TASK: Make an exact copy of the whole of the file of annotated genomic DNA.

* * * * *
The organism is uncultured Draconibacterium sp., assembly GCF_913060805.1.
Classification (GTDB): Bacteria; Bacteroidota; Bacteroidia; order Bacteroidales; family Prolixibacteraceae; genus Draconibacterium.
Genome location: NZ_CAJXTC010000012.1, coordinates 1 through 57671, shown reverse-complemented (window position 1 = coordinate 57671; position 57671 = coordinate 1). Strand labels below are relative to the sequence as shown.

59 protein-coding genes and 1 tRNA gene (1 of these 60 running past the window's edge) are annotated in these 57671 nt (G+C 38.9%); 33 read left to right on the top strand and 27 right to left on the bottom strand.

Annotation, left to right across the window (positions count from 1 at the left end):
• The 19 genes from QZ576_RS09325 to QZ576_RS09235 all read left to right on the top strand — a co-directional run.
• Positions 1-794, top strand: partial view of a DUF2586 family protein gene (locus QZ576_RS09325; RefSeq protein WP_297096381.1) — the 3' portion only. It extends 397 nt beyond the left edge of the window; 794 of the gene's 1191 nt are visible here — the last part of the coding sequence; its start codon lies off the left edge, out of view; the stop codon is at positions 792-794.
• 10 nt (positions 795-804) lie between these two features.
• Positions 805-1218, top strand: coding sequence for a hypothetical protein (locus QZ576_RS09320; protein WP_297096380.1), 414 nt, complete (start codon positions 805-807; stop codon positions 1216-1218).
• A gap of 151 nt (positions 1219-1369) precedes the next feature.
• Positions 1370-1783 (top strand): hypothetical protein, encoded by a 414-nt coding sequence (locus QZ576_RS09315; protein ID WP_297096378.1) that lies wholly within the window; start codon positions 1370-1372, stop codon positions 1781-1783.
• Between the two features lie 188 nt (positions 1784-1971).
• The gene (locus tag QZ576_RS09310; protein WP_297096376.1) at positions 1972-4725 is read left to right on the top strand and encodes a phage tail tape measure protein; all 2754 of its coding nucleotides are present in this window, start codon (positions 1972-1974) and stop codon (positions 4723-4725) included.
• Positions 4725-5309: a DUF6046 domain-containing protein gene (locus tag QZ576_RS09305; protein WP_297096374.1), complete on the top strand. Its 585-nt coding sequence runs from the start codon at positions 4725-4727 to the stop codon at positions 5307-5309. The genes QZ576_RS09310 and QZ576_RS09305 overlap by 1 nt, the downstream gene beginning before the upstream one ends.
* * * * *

The organism is uncultured Draconibacterium sp., assembly GCF_913060805.1.
Classification (GTDB): Bacteria; Bacteroidota; Bacteroidia; order Bacteroidales; family Prolixibacteraceae; genus Draconibacterium.
Genome location: NZ_CAJXTC010000012.1, coordinates 1 through 57671, shown reverse-complemented (window position 1 = coordinate 57671; position 57671 = coordinate 1). Strand labels below are relative to the sequence as shown.

59 protein-coding genes and 1 tRNA gene (1 of these 60 running past the window's edge) are annotated in these 57671 nt (G+C 38.9%); 33 read left to right on the top strand and 27 right to left on the bottom strand.

Annotation, left to right across the window (positions count from 1 at the left end):
• The 19 genes from QZ576_RS09325 to QZ576_RS09235 all read left to right on the top strand — a co-directional run.
• Positions 1-794, top strand: partial view of a DUF2586 family protein gene (locus QZ576_RS09325; RefSeq protein WP_297096381.1) — the 3' portion only. It extends 397 nt beyond the left edge of the window; 794 of the gene's 1191 nt are visible here — the last part of the coding sequence; its start codon lies off the left edge, out of view; the stop codon is at positions 792-794.
• 10 nt (positions 795-804) lie between these two features.
• Positions 805-1218, top strand: coding sequence for a hypothetical protein (locus QZ576_RS09320; protein WP_297096380.1), 414 nt, complete (start codon positions 805-807; stop codon positions 1216-1218).
• A gap of 151 nt (positions 1219-1369) precedes the next feature.
• Positions 1370-1783 (top strand): hypothetical protein, encoded by a 414-nt coding sequence (locus QZ576_RS09315; protein ID WP_297096378.1) that lies wholly within the window; start codon positions 1370-1372, stop codon positions 1781-1783.
• Between the two features lie 188 nt (positions 1784-1971).
• The gene (locus tag QZ576_RS09310; protein WP_297096376.1) at positions 1972-4725 is read left to right on the top strand and encodes a phage tail tape measure protein; all 2754 of its coding nucleotides are present in this window, start codon (positions 1972-1974) and stop codon (positions 4723-4725) included.
• Positions 4725-5309: a DUF6046 domain-containing protein gene (locus tag QZ576_RS09305; protein WP_297096374.1), complete on the top strand. Its 585-nt coding sequence runs from the start codon at positions 4725-4727 to the stop codon at positions 5307-5309. The genes QZ576_RS09310 and QZ576_RS09305 overlap by 1 nt, the downstream gene beginning before the upstream one ends.